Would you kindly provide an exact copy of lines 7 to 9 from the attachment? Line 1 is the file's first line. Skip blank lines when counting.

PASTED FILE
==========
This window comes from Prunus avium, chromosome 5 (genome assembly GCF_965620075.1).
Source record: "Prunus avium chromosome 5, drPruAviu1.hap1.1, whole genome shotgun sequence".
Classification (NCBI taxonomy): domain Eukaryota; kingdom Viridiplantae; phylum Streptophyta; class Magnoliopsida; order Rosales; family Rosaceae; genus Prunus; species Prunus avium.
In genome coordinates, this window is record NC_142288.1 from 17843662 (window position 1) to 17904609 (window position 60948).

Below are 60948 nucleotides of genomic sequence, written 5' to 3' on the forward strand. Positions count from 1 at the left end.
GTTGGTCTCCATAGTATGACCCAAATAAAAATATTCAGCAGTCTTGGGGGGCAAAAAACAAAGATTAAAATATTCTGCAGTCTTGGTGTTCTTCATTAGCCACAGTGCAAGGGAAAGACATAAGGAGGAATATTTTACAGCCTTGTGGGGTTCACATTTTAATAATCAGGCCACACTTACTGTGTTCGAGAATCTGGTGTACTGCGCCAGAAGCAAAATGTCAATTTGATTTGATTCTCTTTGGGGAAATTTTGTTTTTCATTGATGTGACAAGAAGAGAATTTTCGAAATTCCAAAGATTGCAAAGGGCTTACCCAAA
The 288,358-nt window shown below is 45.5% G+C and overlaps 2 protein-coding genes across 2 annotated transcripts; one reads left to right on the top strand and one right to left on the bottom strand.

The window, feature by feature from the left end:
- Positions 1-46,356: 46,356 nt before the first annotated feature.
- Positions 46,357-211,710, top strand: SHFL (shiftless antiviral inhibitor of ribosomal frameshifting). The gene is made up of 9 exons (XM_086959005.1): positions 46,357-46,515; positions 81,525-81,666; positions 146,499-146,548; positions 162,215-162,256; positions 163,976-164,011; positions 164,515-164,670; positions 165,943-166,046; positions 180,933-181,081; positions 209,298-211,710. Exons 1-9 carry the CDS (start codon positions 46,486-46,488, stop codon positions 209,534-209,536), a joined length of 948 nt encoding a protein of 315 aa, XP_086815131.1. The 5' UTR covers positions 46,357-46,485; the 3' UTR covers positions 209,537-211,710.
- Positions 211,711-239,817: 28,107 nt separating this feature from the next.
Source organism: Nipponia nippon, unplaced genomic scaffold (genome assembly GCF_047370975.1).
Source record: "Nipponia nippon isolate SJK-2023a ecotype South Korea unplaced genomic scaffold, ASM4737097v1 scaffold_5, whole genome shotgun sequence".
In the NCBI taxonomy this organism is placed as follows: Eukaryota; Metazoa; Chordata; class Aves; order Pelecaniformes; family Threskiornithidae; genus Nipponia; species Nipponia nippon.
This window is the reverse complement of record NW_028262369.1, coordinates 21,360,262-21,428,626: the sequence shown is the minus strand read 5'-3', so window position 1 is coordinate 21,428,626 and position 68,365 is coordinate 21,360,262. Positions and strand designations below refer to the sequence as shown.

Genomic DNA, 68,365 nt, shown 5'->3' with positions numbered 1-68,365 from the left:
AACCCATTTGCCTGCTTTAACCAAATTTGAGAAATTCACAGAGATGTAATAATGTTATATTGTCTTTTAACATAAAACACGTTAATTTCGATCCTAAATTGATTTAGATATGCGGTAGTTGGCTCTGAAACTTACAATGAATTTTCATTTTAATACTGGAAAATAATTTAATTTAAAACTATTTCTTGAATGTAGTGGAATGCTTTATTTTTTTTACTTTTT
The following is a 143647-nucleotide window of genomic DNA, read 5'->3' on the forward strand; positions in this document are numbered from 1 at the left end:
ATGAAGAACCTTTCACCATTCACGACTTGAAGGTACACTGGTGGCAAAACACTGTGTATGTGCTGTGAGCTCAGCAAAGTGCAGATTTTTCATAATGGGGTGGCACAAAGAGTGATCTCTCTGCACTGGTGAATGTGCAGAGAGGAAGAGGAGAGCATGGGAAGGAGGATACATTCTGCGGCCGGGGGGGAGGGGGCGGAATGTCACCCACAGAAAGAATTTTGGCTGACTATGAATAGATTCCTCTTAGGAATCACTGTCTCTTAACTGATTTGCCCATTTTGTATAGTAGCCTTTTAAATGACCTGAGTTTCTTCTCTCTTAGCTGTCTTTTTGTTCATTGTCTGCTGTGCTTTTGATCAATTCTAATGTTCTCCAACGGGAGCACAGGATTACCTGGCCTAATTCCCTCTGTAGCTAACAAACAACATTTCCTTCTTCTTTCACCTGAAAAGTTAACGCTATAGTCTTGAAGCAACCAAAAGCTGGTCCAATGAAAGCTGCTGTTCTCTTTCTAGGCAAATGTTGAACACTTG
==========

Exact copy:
The 288,358-nt window shown below is 45.5% G+C and overlaps 2 protein-coding genes across 2 annotated transcripts; one reads left to right on the top strand and one right to left on the bottom strand.

The window, feature by feature from the left end:
- Positions 1-46,356: 46,356 nt before the first annotated feature.